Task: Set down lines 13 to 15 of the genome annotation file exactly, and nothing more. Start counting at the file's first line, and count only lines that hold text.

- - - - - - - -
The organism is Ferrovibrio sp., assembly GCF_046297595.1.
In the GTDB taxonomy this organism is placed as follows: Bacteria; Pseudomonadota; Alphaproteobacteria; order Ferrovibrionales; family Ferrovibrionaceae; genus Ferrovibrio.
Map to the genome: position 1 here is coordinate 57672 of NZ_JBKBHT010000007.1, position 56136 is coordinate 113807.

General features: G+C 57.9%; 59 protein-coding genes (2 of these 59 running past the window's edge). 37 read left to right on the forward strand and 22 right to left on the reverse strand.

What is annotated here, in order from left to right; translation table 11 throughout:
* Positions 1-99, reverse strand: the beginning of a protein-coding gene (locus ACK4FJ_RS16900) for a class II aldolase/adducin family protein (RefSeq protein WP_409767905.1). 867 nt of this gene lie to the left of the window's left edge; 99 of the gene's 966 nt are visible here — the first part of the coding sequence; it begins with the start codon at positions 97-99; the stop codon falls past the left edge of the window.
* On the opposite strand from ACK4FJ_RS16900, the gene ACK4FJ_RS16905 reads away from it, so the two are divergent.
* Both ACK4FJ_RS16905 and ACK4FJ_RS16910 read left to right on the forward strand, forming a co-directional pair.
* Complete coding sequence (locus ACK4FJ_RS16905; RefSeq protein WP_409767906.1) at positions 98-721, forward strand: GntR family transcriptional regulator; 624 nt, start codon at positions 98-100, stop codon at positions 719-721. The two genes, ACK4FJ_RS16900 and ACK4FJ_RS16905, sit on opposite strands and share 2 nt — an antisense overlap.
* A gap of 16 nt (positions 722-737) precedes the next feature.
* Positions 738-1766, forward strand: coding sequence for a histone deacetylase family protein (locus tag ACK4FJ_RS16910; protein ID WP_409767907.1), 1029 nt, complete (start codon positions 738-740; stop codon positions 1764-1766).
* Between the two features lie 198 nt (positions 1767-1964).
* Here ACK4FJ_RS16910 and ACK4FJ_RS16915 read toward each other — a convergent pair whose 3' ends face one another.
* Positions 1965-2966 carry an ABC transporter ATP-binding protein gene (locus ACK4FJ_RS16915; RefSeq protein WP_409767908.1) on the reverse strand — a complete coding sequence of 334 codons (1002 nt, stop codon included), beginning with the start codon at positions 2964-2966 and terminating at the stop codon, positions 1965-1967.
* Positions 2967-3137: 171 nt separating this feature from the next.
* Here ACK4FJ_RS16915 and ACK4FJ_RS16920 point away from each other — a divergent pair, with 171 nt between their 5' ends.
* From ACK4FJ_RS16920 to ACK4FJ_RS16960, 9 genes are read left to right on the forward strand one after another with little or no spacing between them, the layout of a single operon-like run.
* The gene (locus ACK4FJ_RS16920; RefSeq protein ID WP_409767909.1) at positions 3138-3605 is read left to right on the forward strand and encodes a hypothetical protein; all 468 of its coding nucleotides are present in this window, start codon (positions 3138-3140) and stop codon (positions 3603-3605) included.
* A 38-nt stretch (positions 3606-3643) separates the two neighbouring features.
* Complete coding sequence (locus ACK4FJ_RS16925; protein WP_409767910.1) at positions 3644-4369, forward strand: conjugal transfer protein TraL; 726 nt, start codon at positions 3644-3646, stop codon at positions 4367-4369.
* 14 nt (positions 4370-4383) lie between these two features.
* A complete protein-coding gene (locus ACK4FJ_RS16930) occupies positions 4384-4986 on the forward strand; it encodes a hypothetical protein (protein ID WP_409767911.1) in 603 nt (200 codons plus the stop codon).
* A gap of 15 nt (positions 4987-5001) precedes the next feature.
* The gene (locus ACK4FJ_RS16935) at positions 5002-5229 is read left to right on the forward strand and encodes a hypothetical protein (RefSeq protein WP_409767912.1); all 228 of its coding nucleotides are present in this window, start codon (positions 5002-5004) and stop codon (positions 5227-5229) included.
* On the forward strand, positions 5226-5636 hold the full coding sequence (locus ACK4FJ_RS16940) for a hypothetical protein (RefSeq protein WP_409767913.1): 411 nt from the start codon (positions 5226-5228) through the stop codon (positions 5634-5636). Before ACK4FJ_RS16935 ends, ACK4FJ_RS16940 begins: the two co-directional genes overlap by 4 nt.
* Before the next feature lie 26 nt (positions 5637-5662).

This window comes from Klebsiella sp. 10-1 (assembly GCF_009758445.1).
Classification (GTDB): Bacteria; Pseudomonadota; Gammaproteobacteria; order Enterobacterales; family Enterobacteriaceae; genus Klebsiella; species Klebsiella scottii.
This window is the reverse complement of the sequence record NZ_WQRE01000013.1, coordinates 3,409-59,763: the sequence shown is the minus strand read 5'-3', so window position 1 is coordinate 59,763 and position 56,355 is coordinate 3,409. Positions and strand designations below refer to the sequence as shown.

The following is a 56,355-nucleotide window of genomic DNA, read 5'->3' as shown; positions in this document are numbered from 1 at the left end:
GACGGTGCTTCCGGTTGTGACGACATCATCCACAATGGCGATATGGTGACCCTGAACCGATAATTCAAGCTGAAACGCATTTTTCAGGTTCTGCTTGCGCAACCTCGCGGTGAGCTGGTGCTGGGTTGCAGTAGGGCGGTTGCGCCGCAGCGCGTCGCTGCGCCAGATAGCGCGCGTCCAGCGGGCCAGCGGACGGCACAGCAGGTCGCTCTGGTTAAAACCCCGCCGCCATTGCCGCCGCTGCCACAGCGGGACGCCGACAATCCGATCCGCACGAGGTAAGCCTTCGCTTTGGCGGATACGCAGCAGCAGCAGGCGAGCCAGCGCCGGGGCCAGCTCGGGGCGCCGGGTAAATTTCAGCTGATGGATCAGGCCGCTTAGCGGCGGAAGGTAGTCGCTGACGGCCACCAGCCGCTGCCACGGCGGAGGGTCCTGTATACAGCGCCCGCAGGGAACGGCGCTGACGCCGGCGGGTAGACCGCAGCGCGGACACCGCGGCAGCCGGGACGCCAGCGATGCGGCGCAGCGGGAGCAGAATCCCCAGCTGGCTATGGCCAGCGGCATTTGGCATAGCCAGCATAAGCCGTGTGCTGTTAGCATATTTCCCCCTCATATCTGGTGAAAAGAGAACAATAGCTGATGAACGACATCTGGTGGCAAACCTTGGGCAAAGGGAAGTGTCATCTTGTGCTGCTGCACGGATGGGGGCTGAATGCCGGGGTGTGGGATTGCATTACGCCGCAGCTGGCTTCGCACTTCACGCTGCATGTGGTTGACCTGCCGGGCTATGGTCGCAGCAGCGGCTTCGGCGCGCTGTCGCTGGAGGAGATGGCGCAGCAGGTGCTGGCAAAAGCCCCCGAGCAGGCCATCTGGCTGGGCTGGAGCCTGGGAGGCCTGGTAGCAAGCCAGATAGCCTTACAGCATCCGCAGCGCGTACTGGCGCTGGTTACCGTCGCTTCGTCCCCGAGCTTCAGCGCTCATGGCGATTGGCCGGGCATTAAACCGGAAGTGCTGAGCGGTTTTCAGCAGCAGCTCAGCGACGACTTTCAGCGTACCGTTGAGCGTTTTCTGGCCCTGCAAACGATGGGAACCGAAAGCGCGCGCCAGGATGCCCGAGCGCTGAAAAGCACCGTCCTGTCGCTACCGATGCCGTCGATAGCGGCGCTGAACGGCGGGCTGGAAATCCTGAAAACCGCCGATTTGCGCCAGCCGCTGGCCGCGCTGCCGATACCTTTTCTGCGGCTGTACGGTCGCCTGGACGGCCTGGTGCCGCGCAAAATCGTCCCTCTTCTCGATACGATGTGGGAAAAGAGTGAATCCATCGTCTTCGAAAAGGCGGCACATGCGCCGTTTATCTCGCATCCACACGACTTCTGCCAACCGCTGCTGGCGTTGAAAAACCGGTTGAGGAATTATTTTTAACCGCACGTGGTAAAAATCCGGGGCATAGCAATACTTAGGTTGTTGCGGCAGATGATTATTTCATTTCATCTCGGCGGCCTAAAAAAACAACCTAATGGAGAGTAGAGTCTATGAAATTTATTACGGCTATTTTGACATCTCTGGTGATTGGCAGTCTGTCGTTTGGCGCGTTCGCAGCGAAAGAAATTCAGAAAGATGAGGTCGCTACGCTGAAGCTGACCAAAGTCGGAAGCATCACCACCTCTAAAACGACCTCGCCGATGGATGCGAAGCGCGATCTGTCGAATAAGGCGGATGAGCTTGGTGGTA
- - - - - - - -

* Here ACK4FJ_RS16910 and ACK4FJ_RS16915 read toward each other — a convergent pair whose 3' ends face one another.
* Positions 1965-2966 carry an ABC transporter ATP-binding protein gene (locus ACK4FJ_RS16915; RefSeq protein WP_409767908.1) on the reverse strand — a complete coding sequence of 334 codons (1002 nt, stop codon included), beginning with the start codon at positions 2964-2966 and terminating at the stop codon, positions 1965-1967.
* Positions 2967-3137: 171 nt separating this feature from the next.